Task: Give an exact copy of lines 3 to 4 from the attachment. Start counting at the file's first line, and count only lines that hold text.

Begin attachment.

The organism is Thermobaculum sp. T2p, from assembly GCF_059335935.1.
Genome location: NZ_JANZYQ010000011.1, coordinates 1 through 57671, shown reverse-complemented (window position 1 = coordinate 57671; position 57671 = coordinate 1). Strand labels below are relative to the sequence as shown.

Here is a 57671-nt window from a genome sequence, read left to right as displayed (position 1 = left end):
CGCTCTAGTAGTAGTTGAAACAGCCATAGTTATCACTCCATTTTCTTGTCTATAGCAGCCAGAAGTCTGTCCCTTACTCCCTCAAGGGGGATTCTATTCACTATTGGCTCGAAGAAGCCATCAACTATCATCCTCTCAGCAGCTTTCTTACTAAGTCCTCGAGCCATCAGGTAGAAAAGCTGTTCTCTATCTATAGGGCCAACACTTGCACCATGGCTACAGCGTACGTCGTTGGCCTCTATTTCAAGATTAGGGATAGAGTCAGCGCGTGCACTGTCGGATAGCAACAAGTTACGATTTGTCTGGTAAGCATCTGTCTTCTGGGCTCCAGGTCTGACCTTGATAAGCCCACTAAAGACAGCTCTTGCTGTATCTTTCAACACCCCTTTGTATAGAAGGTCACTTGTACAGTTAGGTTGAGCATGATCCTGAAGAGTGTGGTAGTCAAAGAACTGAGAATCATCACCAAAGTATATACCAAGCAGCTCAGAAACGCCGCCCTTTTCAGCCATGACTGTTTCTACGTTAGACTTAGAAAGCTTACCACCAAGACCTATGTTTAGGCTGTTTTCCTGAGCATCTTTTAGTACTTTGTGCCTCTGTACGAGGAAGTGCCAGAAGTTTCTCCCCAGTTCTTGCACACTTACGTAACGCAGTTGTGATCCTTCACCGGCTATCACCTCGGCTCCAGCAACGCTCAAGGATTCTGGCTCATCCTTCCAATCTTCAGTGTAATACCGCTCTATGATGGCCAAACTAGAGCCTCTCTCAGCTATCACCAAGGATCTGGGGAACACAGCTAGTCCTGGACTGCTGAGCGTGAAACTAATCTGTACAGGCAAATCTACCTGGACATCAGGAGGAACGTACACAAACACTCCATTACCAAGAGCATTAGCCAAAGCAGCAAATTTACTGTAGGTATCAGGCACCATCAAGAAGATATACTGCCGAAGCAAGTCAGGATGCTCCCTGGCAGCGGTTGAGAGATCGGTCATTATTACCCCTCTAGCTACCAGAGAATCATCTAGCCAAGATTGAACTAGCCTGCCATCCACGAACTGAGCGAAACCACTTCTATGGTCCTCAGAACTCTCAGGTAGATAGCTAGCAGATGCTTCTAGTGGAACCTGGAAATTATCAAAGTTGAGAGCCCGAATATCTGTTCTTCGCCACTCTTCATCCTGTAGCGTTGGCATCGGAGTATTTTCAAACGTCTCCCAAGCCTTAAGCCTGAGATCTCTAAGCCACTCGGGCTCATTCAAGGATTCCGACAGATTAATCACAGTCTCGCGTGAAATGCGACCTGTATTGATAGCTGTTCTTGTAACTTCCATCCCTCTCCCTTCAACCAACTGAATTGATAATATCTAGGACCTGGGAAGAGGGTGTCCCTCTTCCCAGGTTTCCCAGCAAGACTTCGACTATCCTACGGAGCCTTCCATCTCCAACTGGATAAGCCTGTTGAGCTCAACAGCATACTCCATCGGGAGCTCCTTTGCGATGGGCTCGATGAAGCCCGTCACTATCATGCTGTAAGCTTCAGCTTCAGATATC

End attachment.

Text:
Here is a 57671-nt window from a genome sequence, read left to right as displayed (position 1 = left end):
CGCTCTAGTAGTAGTTGAAACAGCCATAGTTATCACTCCATTTTCTTGTCTATAGCAGCCAGAAGTCTGTCCCTTACTCCCTCAAGGGGGATTCTATTCACTATTGGCTCGAAGAAGCCATCAACTATCATCCTCTCAGCAGCTTTCTTACTAAGTCCTCGAGCCATCAGGTAGAAAAGCTGTTCTCTATCTATAGGGCCAACACTTGCACCATGGCTACAGCGTACGTCGTTGGCCTCTATTTCAAGATTAGGGATAGAGTCAGCGCGTGCACTGTCGGATAGCAACAAGTTACGATTTGTCTGGTAAGCATCTGTCTTCTGGGCTCCAGGTCTGACCTTGATAAGCCCACTAAAGACAGCTCTTGCTGTATCTTTCAACACCCCTTTGTATAGAAGGTCACTTGTACAGTTAGGTTGAGCATGATCCTGAAGAGTGTGGTAGTCAAAGAACTGAGAATCATCACCAAAGTATATACCAAGCAGCTCAGAAACGCCGCCCTTTTCAGCCATGACTGTTTCTACGTTAGACTTAGAAAGCTTACCACCAAGACCTATGTTTAGGCTGTTTTCCTGAGCATCTTTTAGTACTTTGTGCCTCTGTACGAGGAAGTGCCAGAAGTTTCTCCCCAGTTCTTGCACACTTACGTAACGCAGTTGTGATCCTTCACCGGCTATCACCTCGGCTCCAGCAACGCTCAAGGATTCTGGCTCATCCTTCCAATCTTCAGTGTAATACCGCTCTATGATGGCCAAACTAGAGCCTCTCTCAGCTATCACCAAGGATCTGGGGAACACAGCTAGTCCTGGACTGCTGAGCGTGAAACTAATCTGTACAGGCAAATCTACCTGGACATCAGGAGGAACGTACACAAACACTCCATTACCAAGAGCATTAGCCAAAGCAGCAAATTTACTGTAGGTATCAGGCACCATCAAGAAGATATACTGCCGAAGCAAGTCAGGATGCTCCCTGGCAGCGGTTGAGAGATCGGTCATTATTACCCCTCTAGCTACCAGAGAATCATCTAGCCAAGATTGAACTAGCCTGCCATCCACGAACTGAGCGAAACCACTTCTATGGTCCTCAGAACTCTCAGGTAGATAGCTAGCAGATGCTTCTAGTGGAACCTGGAAATTATCAAAGTTGAGAGCCCGAATATCTGTTCTTCGCCACTCTTCATCCTGTAGCGTTGGCATCGGAGTATTTTCAAACGTCTCCCAAGCCTTAAGCCTGAGATCTCTAAGCCACTCGGGCTCATTCAAGGATTCCGACAGATTAATCACAGTCTCGCGTGAAATGCGACCTGTATTGATAGCTGTTCTTGTAACTTCCATCCCTCTCCCTTCAACCAACTGAATTGATAATATCTAGGACCTGGGAAGAGGGTGTCCCTCTTCCCAGGTTTCCCAGCAAGACTTCGACTATCCTACGGAGCCTTCCATCTCCAACTGGATAAGCCTGTTGAGCTCAACAGCATACTCCATCGGGAGCTCCTTTGCGATGGGCTCGATGAAGCCCGTCACTATCATGCTGTAAGCTTCAGCTTCAGATATC